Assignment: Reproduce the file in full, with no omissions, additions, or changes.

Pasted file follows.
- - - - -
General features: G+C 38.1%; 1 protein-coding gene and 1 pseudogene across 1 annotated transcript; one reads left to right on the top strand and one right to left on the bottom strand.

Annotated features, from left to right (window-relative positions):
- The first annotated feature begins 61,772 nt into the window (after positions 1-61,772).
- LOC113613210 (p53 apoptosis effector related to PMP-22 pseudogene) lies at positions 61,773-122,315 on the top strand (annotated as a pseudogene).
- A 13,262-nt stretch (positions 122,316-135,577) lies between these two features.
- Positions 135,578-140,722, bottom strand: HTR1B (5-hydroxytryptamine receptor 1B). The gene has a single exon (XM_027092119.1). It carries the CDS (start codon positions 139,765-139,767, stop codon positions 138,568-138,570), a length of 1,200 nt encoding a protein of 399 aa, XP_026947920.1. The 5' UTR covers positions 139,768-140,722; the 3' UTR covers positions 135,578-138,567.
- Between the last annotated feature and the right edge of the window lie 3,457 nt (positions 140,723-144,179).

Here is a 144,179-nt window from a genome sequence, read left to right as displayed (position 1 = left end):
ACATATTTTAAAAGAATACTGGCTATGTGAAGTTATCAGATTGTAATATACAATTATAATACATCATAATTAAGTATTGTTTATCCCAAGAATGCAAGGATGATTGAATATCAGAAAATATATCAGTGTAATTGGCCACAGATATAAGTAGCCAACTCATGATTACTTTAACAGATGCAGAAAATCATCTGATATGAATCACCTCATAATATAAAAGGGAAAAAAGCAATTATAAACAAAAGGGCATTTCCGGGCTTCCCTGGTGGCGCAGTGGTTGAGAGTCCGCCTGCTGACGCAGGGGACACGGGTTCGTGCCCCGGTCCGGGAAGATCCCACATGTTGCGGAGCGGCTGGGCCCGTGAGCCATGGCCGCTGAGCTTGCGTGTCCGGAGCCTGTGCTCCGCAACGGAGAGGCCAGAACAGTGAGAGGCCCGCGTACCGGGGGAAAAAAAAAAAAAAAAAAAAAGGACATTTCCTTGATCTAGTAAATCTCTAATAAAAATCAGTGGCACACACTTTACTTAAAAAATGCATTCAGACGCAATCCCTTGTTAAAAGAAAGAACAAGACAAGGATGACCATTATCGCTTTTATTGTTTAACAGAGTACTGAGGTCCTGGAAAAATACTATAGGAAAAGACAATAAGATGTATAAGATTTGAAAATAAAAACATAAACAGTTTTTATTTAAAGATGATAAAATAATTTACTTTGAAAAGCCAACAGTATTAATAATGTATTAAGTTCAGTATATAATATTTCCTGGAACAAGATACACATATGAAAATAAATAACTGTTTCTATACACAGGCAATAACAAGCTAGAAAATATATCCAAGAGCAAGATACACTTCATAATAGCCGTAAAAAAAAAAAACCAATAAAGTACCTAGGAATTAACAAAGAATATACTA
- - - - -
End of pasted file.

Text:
General features: G+C 38.1%; 1 protein-coding gene and 1 pseudogene across 1 annotated transcript; one reads left to right on the top strand and one right to left on the bottom strand.

Annotated features, from left to right (window-relative positions):
- The first annotated feature begins 61,772 nt into the window (after positions 1-61,772).
- LOC113613210 (p53 apoptosis effector related to PMP-22 pseudogene) lies at positions 61,773-122,315 on the top strand (annotated as a pseudogene).
- A 13,262-nt stretch (positions 122,316-135,577) lies between these two features.
- Positions 135,578-140,722, bottom strand: HTR1B (5-hydroxytryptamine receptor 1B). The gene has a single exon (XM_027092119.1). It carries the CDS (start codon positions 139,765-139,767, stop codon positions 138,568-138,570), a length of 1,200 nt encoding a protein of 399 aa, XP_026947920.1. The 5' UTR covers positions 139,768-140,722; the 3' UTR covers positions 135,578-138,567.
- Between the last annotated feature and the right edge of the window lie 3,457 nt (positions 140,723-144,179).

Here is a 144,179-nt window from a genome sequence, read left to right as displayed (position 1 = left end):
ACATATTTTAAAAGAATACTGGCTATGTGAAGTTATCAGATTGTAATATACAATTATAATACATCATAATTAAGTATTGTTTATCCCAAGAATGCAAGGATGATTGAATATCAGAAAATATATCAGTGTAATTGGCCACAGATATAAGTAGCCAACTCATGATTACTTTAACAGATGCAGAAAATCATCTGATATGAATCACCTCATAATATAAAAGGGAAAAAAGCAATTATAAACAAAAGGGCATTTCCGGGCTTCCCTGGTGGCGCAGTGGTTGAGAGTCCGCCTGCTGACGCAGGGGACACGGGTTCGTGCCCCGGTCCGGGAAGATCCCACATGTTGCGGAGCGGCTGGGCCCGTGAGCCATGGCCGCTGAGCTTGCGTGTCCGGAGCCTGTGCTCCGCAACGGAGAGGCCAGAACAGTGAGAGGCCCGCGTACCGGGGGAAAAAAAAAAAAAAAAAAAAAGGACATTTCCTTGATCTAGTAAATCTCTAATAAAAATCAGTGGCACACACTTTACTTAAAAAATGCATTCAGACGCAATCCCTTGTTAAAAGAAAGAACAAGACAAGGATGACCATTATCGCTTTTATTGTTTAACAGAGTACTGAGGTCCTGGAAAAATACTATAGGAAAAGACAATAAGATGTATAAGATTTGAAAATAAAAACATAAACAGTTTTTATTTAAAGATGATAAAATAATTTACTTTGAAAAGCCAACAGTATTAATAATGTATTAAGTTCAGTATATAATATTTCCTGGAACAAGATACACATATGAAAATAAATAACTGTTTCTATACACAGGCAATAACAAGCTAGAAAATATATCCAAGAGCAAGATACACTTCATAATAGCCGTAAAAAAAAAAAACCAATAAAGTACCTAGGAATTAACAAAGAATATACTA